Getting the top job, if she succeeds, is going to be a big shock for her. You can’t get away with sleight of hand. If the economy goes seriously wrong, for example, she can’t simple vanish and blame somebody else. She may be comfortable with rapid changes of course, but she would then find it harder to persuade people to trust her. She is a poor public speaker, verging on disastrous. This was one reason that many people, including me, never took her chances of rising to the top seriously. She simply did not look the part.

As my readers will know, I think her ideas for tax cuts will be disastrous. They will hinder the fight against inflation, which will lead to increasing interest rates. They are a gamble that you can fight inflation without damaging economic growth. Given the obstacles the country is experiencing international trade and labour markets, not least by Brexit, this looks unrealistic. She may well be forced into austerity policies, including public service cuts just as an election looms.

So if I was a Conservative member I would choose Mr Sunak. But Ms Truss has been running this race for much longer than him. And it shows.

4 thoughts on “The relentless rise of Liz Truss”

  1. They are both unpalatable but with my political views, I would say that, wouldn’t I? Probably Liz Truss is slightly less so.

    Rishi Sunak was annoying on several levels. His manner was impolite and condescending which, as you say, doesn’t go down well with anyone. The worst, for me, was his repeated “explanation” of the need to avoid the Government taking on more debt on the basis that this unfairly passed the bill on to future generations, making them worse off.

    Future generations will have a standard of living which will be defined by what they can produce and the state of the natural environment at the time. Their Governments will decide how that production will be distributed. Unless somehow we figure out how to send stuff back and forth in time one generation can’t possibly pay off the debts of another. Isn’t this obvious to anyone?

    The post-war generation did perfectly fine even though debt levels from the war were high. Some of the debts may have been repayable to the Americans but most of them were caused by what we had borrowed from ourselves.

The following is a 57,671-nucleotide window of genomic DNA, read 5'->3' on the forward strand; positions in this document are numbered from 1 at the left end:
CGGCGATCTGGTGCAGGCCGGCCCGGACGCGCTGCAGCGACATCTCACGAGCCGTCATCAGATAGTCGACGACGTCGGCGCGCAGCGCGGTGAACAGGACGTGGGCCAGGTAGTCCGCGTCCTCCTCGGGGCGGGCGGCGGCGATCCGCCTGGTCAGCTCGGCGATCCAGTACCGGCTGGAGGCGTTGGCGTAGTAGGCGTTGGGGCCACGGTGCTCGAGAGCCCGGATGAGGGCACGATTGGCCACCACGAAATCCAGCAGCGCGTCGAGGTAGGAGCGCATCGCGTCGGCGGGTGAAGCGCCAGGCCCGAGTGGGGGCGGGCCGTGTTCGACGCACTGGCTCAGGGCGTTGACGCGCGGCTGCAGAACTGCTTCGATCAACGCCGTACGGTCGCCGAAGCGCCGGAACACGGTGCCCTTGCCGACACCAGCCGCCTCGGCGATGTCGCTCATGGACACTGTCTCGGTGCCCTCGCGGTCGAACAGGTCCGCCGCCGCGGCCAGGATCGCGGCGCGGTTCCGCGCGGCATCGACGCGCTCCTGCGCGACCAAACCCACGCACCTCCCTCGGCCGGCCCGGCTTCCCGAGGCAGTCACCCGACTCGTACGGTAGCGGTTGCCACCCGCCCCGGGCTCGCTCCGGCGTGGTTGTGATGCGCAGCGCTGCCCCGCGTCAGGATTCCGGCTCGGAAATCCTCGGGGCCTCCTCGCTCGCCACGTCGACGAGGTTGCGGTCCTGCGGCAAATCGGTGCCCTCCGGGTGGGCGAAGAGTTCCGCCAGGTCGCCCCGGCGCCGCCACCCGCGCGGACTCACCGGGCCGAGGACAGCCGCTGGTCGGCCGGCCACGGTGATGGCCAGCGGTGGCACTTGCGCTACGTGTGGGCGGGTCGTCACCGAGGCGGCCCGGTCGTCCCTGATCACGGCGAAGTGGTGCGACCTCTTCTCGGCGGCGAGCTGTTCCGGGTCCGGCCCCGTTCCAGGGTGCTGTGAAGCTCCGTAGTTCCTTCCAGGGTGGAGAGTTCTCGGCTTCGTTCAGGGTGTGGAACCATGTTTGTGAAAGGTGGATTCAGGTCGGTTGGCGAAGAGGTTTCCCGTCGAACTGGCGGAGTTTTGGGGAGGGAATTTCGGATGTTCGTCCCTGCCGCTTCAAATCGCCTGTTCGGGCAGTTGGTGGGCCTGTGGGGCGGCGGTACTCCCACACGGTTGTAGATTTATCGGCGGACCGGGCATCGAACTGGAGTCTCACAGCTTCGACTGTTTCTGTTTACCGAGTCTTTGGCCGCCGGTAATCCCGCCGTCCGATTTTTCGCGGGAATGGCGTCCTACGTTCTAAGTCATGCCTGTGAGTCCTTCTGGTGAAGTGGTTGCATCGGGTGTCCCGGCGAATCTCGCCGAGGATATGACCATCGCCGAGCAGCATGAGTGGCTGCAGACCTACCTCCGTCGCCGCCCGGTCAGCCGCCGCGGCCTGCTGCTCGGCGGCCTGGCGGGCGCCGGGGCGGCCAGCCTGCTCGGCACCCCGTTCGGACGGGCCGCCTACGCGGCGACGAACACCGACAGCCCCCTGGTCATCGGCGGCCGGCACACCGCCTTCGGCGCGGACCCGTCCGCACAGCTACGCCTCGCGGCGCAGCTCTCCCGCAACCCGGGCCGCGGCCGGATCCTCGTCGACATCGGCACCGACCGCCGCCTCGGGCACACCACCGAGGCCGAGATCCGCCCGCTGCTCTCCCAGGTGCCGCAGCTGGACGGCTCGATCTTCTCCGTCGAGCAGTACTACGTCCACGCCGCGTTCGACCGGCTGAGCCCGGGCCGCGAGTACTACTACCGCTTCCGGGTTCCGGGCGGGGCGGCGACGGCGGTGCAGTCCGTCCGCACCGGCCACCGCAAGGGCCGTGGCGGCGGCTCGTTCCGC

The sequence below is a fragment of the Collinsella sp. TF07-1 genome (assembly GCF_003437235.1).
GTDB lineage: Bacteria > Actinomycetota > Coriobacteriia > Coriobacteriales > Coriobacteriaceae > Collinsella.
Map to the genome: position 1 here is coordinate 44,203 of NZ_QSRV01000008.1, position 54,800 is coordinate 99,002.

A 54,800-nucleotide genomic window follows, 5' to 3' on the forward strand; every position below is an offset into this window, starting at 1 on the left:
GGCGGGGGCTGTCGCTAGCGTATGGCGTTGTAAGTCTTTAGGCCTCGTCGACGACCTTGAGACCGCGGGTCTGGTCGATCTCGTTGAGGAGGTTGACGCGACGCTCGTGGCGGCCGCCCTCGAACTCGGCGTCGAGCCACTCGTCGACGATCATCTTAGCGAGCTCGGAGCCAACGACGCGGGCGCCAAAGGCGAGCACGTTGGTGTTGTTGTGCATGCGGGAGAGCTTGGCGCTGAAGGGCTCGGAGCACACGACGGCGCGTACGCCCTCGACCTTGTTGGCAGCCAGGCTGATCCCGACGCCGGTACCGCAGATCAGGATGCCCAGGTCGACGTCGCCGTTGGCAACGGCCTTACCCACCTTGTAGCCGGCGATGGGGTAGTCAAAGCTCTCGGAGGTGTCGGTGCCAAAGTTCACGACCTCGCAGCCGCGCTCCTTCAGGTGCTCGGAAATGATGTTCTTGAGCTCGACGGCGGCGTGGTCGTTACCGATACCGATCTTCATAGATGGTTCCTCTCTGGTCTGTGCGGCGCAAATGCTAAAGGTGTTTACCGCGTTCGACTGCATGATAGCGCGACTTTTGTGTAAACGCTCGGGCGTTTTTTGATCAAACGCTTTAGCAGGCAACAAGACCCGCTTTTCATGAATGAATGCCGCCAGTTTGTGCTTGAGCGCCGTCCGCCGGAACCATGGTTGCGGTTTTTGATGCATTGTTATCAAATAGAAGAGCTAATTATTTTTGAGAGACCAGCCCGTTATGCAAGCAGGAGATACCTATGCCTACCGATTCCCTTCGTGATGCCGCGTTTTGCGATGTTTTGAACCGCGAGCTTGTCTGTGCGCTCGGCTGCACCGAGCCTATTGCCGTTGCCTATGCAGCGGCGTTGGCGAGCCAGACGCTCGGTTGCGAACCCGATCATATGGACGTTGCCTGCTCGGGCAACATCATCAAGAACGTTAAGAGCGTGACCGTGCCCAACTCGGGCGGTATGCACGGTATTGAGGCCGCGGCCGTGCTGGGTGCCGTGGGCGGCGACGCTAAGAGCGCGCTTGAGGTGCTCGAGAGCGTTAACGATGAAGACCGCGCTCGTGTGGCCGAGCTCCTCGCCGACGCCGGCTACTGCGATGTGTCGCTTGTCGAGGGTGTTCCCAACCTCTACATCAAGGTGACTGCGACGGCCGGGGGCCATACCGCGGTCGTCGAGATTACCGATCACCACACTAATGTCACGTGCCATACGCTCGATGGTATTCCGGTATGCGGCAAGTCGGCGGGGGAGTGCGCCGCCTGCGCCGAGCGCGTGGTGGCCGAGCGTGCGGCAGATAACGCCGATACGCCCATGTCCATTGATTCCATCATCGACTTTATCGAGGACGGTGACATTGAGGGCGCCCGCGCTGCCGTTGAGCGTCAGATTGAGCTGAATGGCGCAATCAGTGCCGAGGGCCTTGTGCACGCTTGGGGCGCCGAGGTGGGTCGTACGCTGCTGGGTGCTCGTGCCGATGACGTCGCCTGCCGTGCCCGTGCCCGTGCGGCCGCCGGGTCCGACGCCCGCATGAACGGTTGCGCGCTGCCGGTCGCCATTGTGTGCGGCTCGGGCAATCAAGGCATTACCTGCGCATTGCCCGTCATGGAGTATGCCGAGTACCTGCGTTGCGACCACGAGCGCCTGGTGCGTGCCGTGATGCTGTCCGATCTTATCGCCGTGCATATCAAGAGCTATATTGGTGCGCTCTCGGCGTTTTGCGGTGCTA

There are pros and cons for more Government ‘borrowing. ‘ A much better argument against it is that it is potentially inflationary. The government, via our not-so-independent BoE, has decided that it should pay more in interest rates so why would it do that if we “can’t afford it”?

    Possibly it makes some sense to raise interest rates slightly to give some slight encouragement to savers. Borrowers, including the Govt, are still doing pretty well in real terms though. However, it doesn’t make any sense to overdo it and convert the high level of private debt into a high level of bad private debt and so crash the economy. If we have another 2008 style melt down then the government’s deficit will soar, just as it did then, no matter who is in number 10.

    1. Of course you are quite right that Sunak’s “leaving debt to future generations” point is economically illiterate – but it’s how you play Conservative grass roots. My instinct on interest rates is that they are currently massively negative, and that can’t be a good thing. Wealth destruction is happening on a vast scale (including quite a bit of my own!); that’s not necessarily a bad thing, of course, but it does surprise me about how few people seem exercised about it!

      1. Yep, I agree with you on interest rates. Maybe this is partly because my retirement pot, too, is being eroded 🙂
        My highly indebted younger self wouldn’t have been quite so bothered! I did quiz Warren Mosler, on a FB MMT blog, about the MMT unwillingness to distinguish between real and nominal rates of interest but didn’t get a satisfactory reply.

        Do you think Rishi knows he’s being economically illiterate? I would have thought that everyone, regardless of their position on the political spectrum, would like to be factually correct. Political interpretations can then be added with some confidence of their having a sensible foundation.

        I’m not sure if Rachel Reeves has said exactly the same thing but she isn’t too far off with some of her beloved ‘fiscal rules’. I can’t imagine that she’d be too keen to correct Rishi on the point. It’s not just Tory politicians and Tory audiences

        1. I’m not sure how deep Sunak’s or Reeves’s economic literacy goes. At the Treasury Sunak would have been surrounded by people who were genuinely literate, and he must at least be aware of the counterarguments. But the fiscal conservativism of the Treasury runs deep, and they are happy to marshal any argument, however spurious, that helps persuade the public. Reeves need to give establish credibility amongst floating voters. Brown did the same thing in the 90s. It was not until Labour’s position was entrenched in the 2000s that his fiscal policies became looser. He then moved the goalposts on his fiscal rules. There is a limit to the extent that politicians can educate the public and move them away from their instincts. Public debates becomes a playground for spurious memes.